Warner Becomes Face of National Democratic Party
U.S. Senate candidate Mark R. Warner's decision to give the keynote address at the Democratic National Convention later this month means Warner's own political future this year can now be linked to the national Democratic party.
Ever since he announced his Senate campaign late last year, Warner has sought to put some distance between himself and Sen. Barack Obama, the presumptive Democratic nominee for president.
Warner appeared with Obama in June in Southwest Virginia, and has touted his candidacy in various interviews. But Warner has at times stressed he is running his own race as he tried to respond to efforts by his GOP opponent, former governor James S. Gilmore, to tie him to Obama and national Democrats.
At a debate with Gilmore last month, Warner mentioned Arizona Sen. John McCain, the presumptive GOP nominee for president, more than he mentioned Obama. Now, Gilmore will have images of Warner standing on stage in prime-time as the symbol of the national Democratic party.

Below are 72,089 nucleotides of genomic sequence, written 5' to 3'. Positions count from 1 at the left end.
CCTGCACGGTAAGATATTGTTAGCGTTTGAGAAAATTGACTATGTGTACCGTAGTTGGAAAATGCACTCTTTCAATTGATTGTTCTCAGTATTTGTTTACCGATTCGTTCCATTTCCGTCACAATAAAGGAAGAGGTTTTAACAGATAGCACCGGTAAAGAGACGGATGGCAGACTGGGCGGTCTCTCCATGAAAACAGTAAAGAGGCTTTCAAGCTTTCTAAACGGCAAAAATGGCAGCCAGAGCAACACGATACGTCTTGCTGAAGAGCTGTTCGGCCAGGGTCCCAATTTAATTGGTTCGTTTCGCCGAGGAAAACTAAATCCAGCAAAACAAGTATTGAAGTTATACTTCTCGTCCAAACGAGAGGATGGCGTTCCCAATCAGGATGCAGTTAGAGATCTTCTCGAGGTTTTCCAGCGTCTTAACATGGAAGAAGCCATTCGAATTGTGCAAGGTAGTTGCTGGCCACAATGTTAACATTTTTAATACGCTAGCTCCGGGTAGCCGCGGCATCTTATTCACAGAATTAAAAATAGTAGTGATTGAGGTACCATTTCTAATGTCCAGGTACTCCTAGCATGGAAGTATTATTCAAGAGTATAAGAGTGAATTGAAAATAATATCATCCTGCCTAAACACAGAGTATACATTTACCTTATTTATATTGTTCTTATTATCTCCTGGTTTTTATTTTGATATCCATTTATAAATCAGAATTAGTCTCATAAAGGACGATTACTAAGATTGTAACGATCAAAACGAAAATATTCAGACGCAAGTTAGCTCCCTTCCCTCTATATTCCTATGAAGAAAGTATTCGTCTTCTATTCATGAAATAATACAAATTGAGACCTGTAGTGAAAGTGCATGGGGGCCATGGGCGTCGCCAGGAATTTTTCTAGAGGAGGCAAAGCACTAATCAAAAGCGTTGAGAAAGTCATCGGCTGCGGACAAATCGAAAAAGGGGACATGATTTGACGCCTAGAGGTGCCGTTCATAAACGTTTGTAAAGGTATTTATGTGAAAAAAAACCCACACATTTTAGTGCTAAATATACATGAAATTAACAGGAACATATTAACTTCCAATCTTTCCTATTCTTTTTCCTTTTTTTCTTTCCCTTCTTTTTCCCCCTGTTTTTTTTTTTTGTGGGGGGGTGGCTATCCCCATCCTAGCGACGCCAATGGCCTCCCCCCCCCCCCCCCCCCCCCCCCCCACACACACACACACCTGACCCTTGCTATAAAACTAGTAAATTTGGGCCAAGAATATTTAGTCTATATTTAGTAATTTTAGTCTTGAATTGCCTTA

If Obama's presidential campaign tanks in Virginia this fall - which is still possible given the conservative leanings of the state - Warner won't be able to distance himself from the national party.
Warner's high-profile role at the convention could also diminish his appeal among Republicans. In recent weeks, Warner has sought to rally some Republicans behind his candidacy. One Warner supporter has even printed up dozens of McCain-Warner signs.
Prime-time speaker slots at the convention have also traditionally been used as launching points for future presidential campaigns. In 1988, Bill Clinton gave the nominating address at the Democratic National Convention. Four years ago, Obama was the keynote speaker at the Democratic convention.
Look for Gilmore to now try to extract a pledge from Warner that he will serve out his full six year term as a senator, which would mean he could not run for president in 2012 should Obama lose the presidential race this fall.
August 13, 2008; 10:21 AM ET
Categories: Barack Obama , Election 2008/President , Election 2008/U.S. Senate , Mark Warner , Tim Craig
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